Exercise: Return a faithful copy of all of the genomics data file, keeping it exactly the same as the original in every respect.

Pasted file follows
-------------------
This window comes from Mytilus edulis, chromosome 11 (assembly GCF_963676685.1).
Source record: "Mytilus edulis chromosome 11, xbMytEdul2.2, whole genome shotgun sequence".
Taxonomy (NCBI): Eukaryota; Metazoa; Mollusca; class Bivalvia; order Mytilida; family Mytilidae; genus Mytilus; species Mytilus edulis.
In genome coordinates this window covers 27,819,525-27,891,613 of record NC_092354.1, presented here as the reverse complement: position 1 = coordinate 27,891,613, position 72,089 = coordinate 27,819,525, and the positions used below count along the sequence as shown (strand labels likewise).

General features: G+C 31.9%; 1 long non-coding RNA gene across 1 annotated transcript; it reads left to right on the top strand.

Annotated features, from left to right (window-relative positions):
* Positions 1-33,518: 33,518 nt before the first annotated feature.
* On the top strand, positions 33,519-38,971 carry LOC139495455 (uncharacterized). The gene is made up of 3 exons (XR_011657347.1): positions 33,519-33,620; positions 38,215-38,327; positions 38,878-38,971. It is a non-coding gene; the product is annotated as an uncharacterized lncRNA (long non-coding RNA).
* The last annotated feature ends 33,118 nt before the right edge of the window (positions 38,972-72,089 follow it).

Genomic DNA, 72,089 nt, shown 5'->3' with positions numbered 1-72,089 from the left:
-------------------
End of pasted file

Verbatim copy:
This window comes from Mytilus edulis, chromosome 11 (assembly GCF_963676685.1).
Source record: "Mytilus edulis chromosome 11, xbMytEdul2.2, whole genome shotgun sequence".
Taxonomy (NCBI): Eukaryota; Metazoa; Mollusca; class Bivalvia; order Mytilida; family Mytilidae; genus Mytilus; species Mytilus edulis.
In genome coordinates this window covers 27,819,525-27,891,613 of record NC_092354.1, presented here as the reverse complement: position 1 = coordinate 27,891,613, position 72,089 = coordinate 27,819,525, and the positions used below count along the sequence as shown (strand labels likewise).

General features: G+C 31.9%; 1 long non-coding RNA gene across 1 annotated transcript; it reads left to right on the top strand.

Annotated features, from left to right (window-relative positions):
* Positions 1-33,518: 33,518 nt before the first annotated feature.
* On the top strand, positions 33,519-38,971 carry LOC139495455 (uncharacterized). The gene is made up of 3 exons (XR_011657347.1): positions 33,519-33,620; positions 38,215-38,327; positions 38,878-38,971. It is a non-coding gene; the product is annotated as an uncharacterized lncRNA (long non-coding RNA).
* The last annotated feature ends 33,118 nt before the right edge of the window (positions 38,972-72,089 follow it).

Genomic DNA, 72,089 nt, shown 5'->3' with positions numbered 1-72,089 from the left: